Filipinos make up the largest ethnic group in the islands, and many descendants of the first immigrants still have strong cultural ties with their native land.
Whether they were from Pangasinan, Zambales, Kalinga, or Nueva Vizcaya, most sakadas passed through the river port of Cabugao in Ilocos Sur on their way to ships that would bring them to Hawaii plantations.
Many would settle on Hawaii island, but on Sunday night, their descendants were in Honolulu to greet a VIP from their home province.
He may look like a high school valedictorian or the latest Filipino pop star, but Josh Cobangbang is the mayor of the city of Cabugao, elected last year at the age of 21, the youngest ever in the Philippines.
That isn’t the only milestone for this young politician. In his first bid for elected office, he garnered 98 percent of the vote.
Many in Salt Lake let Cobangbang know the margin would be just as high if he were ever to run for office here.
“He’s very young, but ambitious and persistent leader,” said Al Sabangan with Sons and Daughters of Cabugao.
The admiration is mutual.
“When I get to see my fellow Cabugaoans here in Hawaii, I see the happiness, the sense of ohana they still have although they are far from home,” Cobangbang said.
The mayor is reciprocating the visit of Gov. David Ige, who toured Cabugao earlier this month. He flies back next week to prepare for another arrival, when President Donald Trump visits Philippine President Rodrigo Duterte.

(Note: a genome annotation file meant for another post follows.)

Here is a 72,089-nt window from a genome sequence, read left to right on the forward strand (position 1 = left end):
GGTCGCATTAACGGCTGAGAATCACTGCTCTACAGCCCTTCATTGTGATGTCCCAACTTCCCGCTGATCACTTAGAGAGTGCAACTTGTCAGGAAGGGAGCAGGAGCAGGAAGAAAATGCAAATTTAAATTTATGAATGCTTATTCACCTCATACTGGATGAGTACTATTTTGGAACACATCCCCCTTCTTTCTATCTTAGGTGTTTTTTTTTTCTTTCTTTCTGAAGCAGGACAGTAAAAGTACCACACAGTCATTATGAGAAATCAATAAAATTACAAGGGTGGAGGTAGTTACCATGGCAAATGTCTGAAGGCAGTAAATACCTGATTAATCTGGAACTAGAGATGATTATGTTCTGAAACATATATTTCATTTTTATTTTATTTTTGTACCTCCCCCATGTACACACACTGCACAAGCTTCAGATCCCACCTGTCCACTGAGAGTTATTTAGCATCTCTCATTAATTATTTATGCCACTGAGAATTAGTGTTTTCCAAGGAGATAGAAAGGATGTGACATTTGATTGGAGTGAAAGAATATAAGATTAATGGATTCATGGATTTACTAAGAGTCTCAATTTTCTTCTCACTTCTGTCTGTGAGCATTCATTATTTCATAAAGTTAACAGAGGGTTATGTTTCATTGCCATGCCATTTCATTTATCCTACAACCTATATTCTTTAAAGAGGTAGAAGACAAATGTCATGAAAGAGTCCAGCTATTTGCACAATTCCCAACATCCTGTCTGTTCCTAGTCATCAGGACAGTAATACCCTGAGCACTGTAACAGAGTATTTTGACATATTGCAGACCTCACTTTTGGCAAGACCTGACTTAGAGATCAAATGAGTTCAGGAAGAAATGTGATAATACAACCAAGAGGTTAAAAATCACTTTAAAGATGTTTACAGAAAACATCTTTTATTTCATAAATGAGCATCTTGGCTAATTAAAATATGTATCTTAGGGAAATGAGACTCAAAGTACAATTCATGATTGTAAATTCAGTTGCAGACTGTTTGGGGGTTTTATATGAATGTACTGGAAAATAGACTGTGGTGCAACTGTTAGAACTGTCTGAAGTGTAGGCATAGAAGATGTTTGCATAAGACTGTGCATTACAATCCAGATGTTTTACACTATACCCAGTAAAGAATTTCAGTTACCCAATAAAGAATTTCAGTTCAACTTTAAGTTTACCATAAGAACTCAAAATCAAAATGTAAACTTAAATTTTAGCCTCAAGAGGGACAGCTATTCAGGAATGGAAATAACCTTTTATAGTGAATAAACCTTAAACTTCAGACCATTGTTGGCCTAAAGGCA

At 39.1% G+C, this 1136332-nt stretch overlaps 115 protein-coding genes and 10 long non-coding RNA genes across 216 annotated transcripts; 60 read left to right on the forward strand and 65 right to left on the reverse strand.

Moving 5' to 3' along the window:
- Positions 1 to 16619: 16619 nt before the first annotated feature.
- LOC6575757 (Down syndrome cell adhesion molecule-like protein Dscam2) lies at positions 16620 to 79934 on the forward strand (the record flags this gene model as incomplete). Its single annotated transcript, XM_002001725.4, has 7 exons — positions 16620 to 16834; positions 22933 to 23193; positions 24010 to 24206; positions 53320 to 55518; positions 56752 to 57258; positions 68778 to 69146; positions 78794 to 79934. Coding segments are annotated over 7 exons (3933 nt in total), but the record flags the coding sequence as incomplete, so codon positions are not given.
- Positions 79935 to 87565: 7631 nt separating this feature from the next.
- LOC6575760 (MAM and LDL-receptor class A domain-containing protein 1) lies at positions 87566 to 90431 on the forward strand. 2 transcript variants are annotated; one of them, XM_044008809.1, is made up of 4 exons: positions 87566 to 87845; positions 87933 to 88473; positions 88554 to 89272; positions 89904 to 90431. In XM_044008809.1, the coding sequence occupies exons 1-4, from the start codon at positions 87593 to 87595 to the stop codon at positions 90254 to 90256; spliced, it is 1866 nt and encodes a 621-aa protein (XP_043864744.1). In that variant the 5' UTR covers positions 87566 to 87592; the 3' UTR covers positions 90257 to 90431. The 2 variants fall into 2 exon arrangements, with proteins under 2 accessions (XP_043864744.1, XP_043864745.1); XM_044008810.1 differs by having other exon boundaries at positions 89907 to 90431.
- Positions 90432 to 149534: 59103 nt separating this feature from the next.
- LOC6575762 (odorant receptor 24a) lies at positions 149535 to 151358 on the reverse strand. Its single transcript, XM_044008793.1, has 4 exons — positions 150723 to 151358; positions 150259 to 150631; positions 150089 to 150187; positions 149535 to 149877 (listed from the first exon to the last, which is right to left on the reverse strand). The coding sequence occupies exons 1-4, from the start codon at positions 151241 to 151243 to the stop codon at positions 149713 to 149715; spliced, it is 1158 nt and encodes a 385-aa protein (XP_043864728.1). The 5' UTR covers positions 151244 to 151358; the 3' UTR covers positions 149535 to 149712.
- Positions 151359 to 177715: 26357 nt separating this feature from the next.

When asked what he hopes the two presidents will discuss, Cobangbang replied, “Personally, I hope they discuss anything regarding programs that will benefit Filipinos and Filipino communities in the U.S., as well as tourism.”
Cobangbang’s campaign priorities are developing tourism, vocational training for youth, and providing a potable water system. He’s also pursuing a master’s degree in public management.
“All of the people are behind him and supportive of everything he has as a project,” said Emelyn Damo with Cabugao Association of Hawaii.
On Sunday, he was mainly dodging the ladies who want to fix him up with their daughters and nieces.
We asked, is his teen appearance a hindrance in either his professional or personal life?
“I don’t let it become a disadvantage,” Cobangbang said.